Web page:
The Dog Days of August hit in a big way this weekend last year as four new movies were released with none of them able to crack the Top 2 as The Help moved into first place over Rise of the Planet of the Apes with $20 and 16 million, respectively. Robert Rodriguez’s Spy Kids: All the Time in the World (Dimension) did the best of the new movies with $11.6 million in 3,295 theaters to take third place, followed with $10 million for the 3D remake of Conan the Barbarian (Lionsgate), also in over 3,000 theaters. That was bad for both movies and it began the steep decline of the summer movies. An even worse showing was seen by the weekend’s other 3D remake, the horror-comedy Fright Night (DreamWorks), starring Colin Farrell and Anton Yelchin, which took in $7.7 million for sixth place. The Anne Hathaway Brit-drama One Day (Focus Features) didn’t fare much better, opening in ninth place with $5 million in 1,719 theaters. The Top 10 grossed $97.3 million and with the bump from The Expendables 2, we may see another weekend up from last year. That would be nice, wouldn’t it?
This Week’s Updated Predictions –
1. The Expendables 2 (Lionsgate) – $35.5 million N/A (up 2.7 million)
2. The Bourne Legacy (Universal) – $18.3 million -53% (same)
3. ParaNorman (Focus Features) – $16.1 million N/A (up .8 million)
4. The Campaign (Warner Bros.) – $14.5 million -45% (up .4 million)
5. Sparkle (Sony/TriStar Pictures) – $13.2 million N/A (down .2 million)
6. The Dark Knight Rises (Warner Bros.) – $11.6 million
7. The Odd Life of Timothy Green (Disney) – $11.2 million (up .9 million)
8. Hope Springs (Sony) – $9.5 million -35%
9. Diary of a Wimpy Kid: Dog Days (20th Century Fox) – $4.7 million -43%
10. Ice Age: Continental Drift (20th Century Fox) – $3.9 million -39% (down .4 million)
This week’s “CHOSEN ONE” is the filmmaking doc Side by Side (Tribeca Film), produced and narrated by actor Keanu Reeves. You can read our thoughts on it here and check out our interview with Reeves here.
Marjane Satrapi and Vincent Paronnaud, the filmmakers behind the Oscar-nominated Persepolis make their live action debut with Chicken with Plums (Sony Pictures Classics), an adaptation of Satrapi’s graphic novel starring Mathieu Amalric as a musician whose beloved violin is broken by his angry wife (Maria de Medeiros) sending him on a quest to find a new instrument but realizing he can’t replace it, he decides he instead wants to die. It opens in New York on Friday and in Los Angeles on August 31.
Interviews with Marjane Satrapi & Vincent Paronnaud (Later this week)
Rebecca Hall stars in Nick Murphy’s supernatural thriller The Awakening (Cohen Media Group) set in 1921 Englans playing paranormal investigator Florence Cathcart who helps the police expose hoaxers preying on those who lost loved ones during WWI. When she’s called to a boarding school in a remote area of England to investigate the death of a student, she learns that she has her own secrets that start popping back up. Also starring Dominic West and Imelda Staunton, it opens in New York and L.A. on Friday.
David Cronenberg writes and directs an adaptation of Don Delillo’s 2003 novel Cosmopolis (Entertainment One) starring Robert Pattinson as wealthy businessman Eric Packer, who spends the day driving around in New York City trying to get to the barber for a haircut. Featuring appearances by Juliette Binoche, Mathieu Amalric, Jay Baruchel, Kevin Durand, Samantha Morton and Paul Giamatti, it opens in New York and Los Angeles Friday.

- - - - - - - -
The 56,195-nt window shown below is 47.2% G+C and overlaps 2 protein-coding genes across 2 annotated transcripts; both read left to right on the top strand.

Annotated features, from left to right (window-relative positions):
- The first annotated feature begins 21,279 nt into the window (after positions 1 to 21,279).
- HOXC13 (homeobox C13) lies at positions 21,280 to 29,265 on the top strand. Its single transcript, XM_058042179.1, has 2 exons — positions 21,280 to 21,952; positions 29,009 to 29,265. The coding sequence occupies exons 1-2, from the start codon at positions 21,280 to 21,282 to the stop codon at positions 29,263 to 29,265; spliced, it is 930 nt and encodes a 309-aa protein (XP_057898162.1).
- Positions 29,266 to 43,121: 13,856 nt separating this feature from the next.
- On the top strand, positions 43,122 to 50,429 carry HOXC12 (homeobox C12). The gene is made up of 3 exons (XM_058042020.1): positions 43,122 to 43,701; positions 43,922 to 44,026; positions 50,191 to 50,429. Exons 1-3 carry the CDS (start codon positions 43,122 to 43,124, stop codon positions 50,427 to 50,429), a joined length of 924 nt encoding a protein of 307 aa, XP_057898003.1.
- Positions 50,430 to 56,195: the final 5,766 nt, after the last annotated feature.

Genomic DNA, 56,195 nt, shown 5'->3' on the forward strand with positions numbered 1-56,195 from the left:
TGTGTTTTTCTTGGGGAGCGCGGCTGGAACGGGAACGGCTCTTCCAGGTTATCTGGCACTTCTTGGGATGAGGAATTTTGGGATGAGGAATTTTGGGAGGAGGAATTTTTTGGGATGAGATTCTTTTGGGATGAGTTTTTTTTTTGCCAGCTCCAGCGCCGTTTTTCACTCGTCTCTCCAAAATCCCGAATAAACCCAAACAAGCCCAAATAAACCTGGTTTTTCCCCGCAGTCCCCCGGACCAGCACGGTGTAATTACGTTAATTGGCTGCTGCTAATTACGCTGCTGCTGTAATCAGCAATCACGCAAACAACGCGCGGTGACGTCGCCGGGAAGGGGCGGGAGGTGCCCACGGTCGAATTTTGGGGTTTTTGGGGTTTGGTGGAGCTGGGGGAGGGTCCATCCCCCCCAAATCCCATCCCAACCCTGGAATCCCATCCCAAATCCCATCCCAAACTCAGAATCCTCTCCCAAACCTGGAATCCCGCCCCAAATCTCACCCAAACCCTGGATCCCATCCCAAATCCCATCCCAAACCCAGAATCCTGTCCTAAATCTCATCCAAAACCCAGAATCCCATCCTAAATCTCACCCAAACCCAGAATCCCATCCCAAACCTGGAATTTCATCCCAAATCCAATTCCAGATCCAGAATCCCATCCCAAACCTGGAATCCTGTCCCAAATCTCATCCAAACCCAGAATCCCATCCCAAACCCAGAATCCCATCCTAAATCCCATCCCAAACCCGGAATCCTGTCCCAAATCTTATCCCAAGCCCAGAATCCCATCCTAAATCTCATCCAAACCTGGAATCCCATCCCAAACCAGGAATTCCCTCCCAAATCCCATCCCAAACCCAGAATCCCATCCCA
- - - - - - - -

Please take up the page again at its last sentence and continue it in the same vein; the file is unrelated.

Based on true events, long-time David Gordon Green associate Craig Zobel’s psychological thriller Compliance (Magnolia Films) stars Ann Dowd and Dreama Walker as a fast food restaurant manager and employee who are put through a night in hell by a mysterious caller (played by Pat Healey, who starred in Zobel’s debut Great World of Sound). After creating waves at Sundance this past year, the film opens in New York at the Landmark Sunshine theater Friday and in other cities on August 24.
Frank Langella stars in Jake Schreier’s Robot & Frank (Samuel Goldwyn Films), playing a retired cat burglar named Frank who starts losing his faculties, so his son (James Marsden) gives him a robot (voiced by Peter Sarsgaard) to help take care of him, but instead Frank uses the robot to help renew his career in crime. It opens in select cities Friday.
Beloved (Sundance Selects) is a new musical from French filmmaker Christophe Honoré (Love Songs) with an all-star cast that includes Catherine Deneuve, Chiara Mastroianni (who also appears in Chicken with Plums this week), Ludivine Sagnier, Louis Garrel, Paul Schneider, and Milos Forman. It begins in Paris of the 60s with Sagnier’s Madeline, who takes up prostitution to make a living before falling for a Czech doctor and having a baby daughter. Thirty years later, her grown-up daughter Vera (Chiara Mastronianni) has fallen for a musician (Paul Schneider) while Madeline (now played by Catherine Deneuve) has remarried. It opens in New York on Friday at the IFC Center.
And the movies I haven’t seen yet
Jesse Eisenberg, Melissa Leo and Tracy Morgan star in Phil Dorling and Ron Nyswaner’s Why Stop Now (IFC Films), Eisenberg playing piano prodigy Eli who has an important audition but he has to first drop his mother off at rehab. Instead, they end up having to get the help of her drugdealer Sprinkles (Morgan) when troubles arise. It’s been playing on VOD for the last month and will get a limited theatrical release.
Macarena Aguiló’s doc The Chilean Building (Magic Lantern) tells the story of sixty children from Chile who were raised in Europe and Cuba as a part of “Project Home,” a group of adults who hoped to protect them as their parents fought the war against dictator Pinochet. It’s now playing at Harlem’s Maysles Cinema as part of their bi-monthly program called “Documentary in Bloom.”
This week’s Bollywood offering, opening on Wednesday, is Ek Tha Tiger (Yash Raj Films), an action-thriller directed by Kabir Khan (Kabul Express) and starring Salman Khan (no relation) as a government agent named Tiger.
Opening at the Quad Cinemas in New York, Avi Nesher’s The Matchmaker (Menemsha Films) about a teenager living in Israel in 1968 who gets a job as the assistant to a matchmaker in a bustling Lower City neighborhood.
Painted Skin: The Resurrection (Well Go USA) is the new movie from Wuershan (The Butcher, The Chef and the Swordsman) starring Xun Zhou and Wei Zhao as a fox spirit and a princess in a golden mask who compete for the love of the princess’ beloved. It opens in New York, L.A., San Francisco and Toronto on Friday.
Next week, the Dog Days of summer are upon us and trying to take it on are the Dax Sheppard-Kristen Bell action-comedy Hit and Run (Open Road), Joseph Gordon-Levitt plays a bike messenger in trouble in David Koepp’s Premium Rush (Sony) while the love of my life Ashley Greene stars in Todd Lincoln’s horror movie The Apparition (Warner Bros.).
Copyright 2012 Edward Douglas